What Are Diverticula?

Diverticula are bulging pouches that are usually found in the large intestine.
A diagram showing diverticula and other colon problems.
Article Details
  • Written By: M. DePietro
  • Edited By: W. Everett
  • Last Modified Date: 23 July 2014
  • Copyright Protected:
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Diverticula are bulging pouches that are usually found in the larger intestine. They can also be found in others areas of the digestive system, such as the stomach and small intestine. It is not completely understood why some people develop diverticula. It is believed segments of the colon may be weak. Pressure can develop in the colon, which may cause it to bulge.

Not all people will have symptoms if they have diverticula. However, the diverticula can become inflamed and infected. When this occurs the condition is known as diverticulitis. If inflammation develops, symptoms can include fever, abdominal pain, nausea, diarrhea, or constipation. Some people may also have bleeding from their rectum.

There are a few theories about why diverticulitis develops in some people with diverticula. An inflammation may be caused by an obstruction in the diverticulum. Physicians believe another possible cause may be fecal material, which becomes trapped in the opening of the diverticula and can cause an infection.

Although the exact cause of diverticulitis is not known, there are known risk factors for developing the condition. People who are obese or don’t eat enough fiber are at risk of developing diverticulitis. Being over the age of 40 is also a risk factor. Other risk factors include being overweight and not getting enough exercise.

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When diverticulitis develops, treatment is usually needed and may vary depending on how severe the symptoms are. Many cases can be treated at home. Antibiotics are often prescribed to treat the infection. A doctor will often recommend a liquid diet while a patient is experiencing symptoms.

If symptoms occur often or are severe, additional treatment may be needed. In some cases hospitalization may be needed to give antibiotics intravenously. In patients who get repeated infections, surgery to remove part of the colon where the diverticula are may be recommended.

Complications can occur from diverticulitis and include a bowel obstruction, abscess, and fistulas. Certain complications, such as peritonitis, can be life- threatening if not treated. Peritonitis is an inflammation of the lining of the stomach cavity.

There are a few things people with diverticula can do to prevent an inflammation and infection from developing. Getting exercise and maintaining a healthy weight reduce the chances of developing diverticulitis. Eating foods that are high in fiber, such as fruits and whole grains, helps waste pass through the colon faster. This reduces pressure in the colon and may prevent diverticulitis from developing.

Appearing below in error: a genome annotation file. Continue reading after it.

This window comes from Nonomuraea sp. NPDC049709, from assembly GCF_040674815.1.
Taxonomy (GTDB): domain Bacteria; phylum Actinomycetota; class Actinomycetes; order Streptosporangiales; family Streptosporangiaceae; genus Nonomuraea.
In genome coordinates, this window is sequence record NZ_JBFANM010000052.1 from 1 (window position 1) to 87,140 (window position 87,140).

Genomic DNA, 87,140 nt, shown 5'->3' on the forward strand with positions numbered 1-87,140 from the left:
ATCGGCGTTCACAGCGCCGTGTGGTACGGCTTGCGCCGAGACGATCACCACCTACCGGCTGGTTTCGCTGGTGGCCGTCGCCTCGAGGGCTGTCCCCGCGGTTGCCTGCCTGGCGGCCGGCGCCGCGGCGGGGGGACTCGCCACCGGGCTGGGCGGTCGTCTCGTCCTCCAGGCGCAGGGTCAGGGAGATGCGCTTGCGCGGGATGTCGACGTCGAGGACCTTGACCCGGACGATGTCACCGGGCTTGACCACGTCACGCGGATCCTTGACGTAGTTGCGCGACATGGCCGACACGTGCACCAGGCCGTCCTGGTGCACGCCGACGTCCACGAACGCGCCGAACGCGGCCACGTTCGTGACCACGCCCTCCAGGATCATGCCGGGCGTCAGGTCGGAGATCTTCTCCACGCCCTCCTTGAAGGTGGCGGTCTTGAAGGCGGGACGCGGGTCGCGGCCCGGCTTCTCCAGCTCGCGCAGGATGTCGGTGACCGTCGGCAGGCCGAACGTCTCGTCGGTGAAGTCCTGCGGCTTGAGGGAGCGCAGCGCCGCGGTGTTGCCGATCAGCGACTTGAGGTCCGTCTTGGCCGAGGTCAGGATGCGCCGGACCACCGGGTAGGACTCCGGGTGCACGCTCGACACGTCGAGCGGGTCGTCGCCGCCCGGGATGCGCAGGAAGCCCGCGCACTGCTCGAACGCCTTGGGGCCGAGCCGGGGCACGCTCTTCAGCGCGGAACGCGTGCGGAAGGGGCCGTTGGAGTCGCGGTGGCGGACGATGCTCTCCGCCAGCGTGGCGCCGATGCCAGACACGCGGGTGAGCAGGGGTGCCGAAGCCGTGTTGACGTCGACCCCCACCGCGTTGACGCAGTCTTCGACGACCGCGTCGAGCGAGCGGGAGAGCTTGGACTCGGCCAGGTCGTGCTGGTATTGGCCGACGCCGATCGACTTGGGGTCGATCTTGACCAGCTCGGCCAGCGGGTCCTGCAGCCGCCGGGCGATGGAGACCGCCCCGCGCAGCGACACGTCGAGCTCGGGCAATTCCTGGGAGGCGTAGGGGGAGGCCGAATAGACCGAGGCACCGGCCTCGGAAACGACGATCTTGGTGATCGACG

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Discuss this Article

StarJo
Post 4

My mother had intestinal diverticula that caused her intense pain. She frequently had to take antibiotics for infections in that area, and she also needed pain pills to deal with the agony as the infection healed.

She would be doing fine one day, and then, she would suddenly have severe pain in her left side, low down on her abdomen. Once she got this pain, she knew she would be bedridden for awhile.

The pain was so intense at times that she could not stand up straight. She had to get to bed so that she could safely take a pain pill and pass out. If the pain returned when she woke up, she would go to her doctor to get antibiotics to make the source of the pain go away.

kylee07drg
Post 3

@Oceana – I also have been on the diverticula diet for nearly seven years, and I have never felt better. After suffering from frequent bouts with diverticulitis, I knew I needed to make a change.

I have found that apples and strawberries make excellent snacks, desserts, and breakfasts. There are not too many foods that are this versatile.

I also eat whole grain bread and English muffins instead of white bread. On this diet, I almost never have any intestinal pain, and I stay regular.

I can't imagine ever going back to eating greasy, fatty food. I feel like I have cleansed out my entire system by improving my diet, and I seem to be healed of my diverticulitis flareups for good.

Oceana
Post 2

@lighth0se33 – My doctor told me that there isn't enough known about the causes of diverticulitis to determine whether or not it is hereditary at this point. So, there is a chance that it could be.

However, I would think you could avoid getting it by making some lifestyle improvements. You might be at an increased risk for it because of your genetics, but you could surely overcome that with a healthy diet and activity.

I had painful diverticulitis about ten years ago, and it scared me straight. Ever since my last painful flareup, I have learned to love fruits, veggies, and whole grains like I used to love potato chips and cookies! Plus, I take a brisk twenty minute walk every day to stay in shape.

lighth0se33
Post 1

Does anyone know if diverticulitis could be hereditary? My dad has suffered from it for years, and sometimes, I have pains that resemble the ones he experiences with a flareup of diverticulitis.

When I am hurting in my abdomen, I get a sore spot that is very concentrated. It feels as though someone is stabbing me with a knife, and it lasts for hours. My dad says that his pains are similar to this.

However, I have never had fever or an infection along with the pain. I feel it may be a warning sign of things to come when I'm older, though. Our shared diverticula symptoms scare me.

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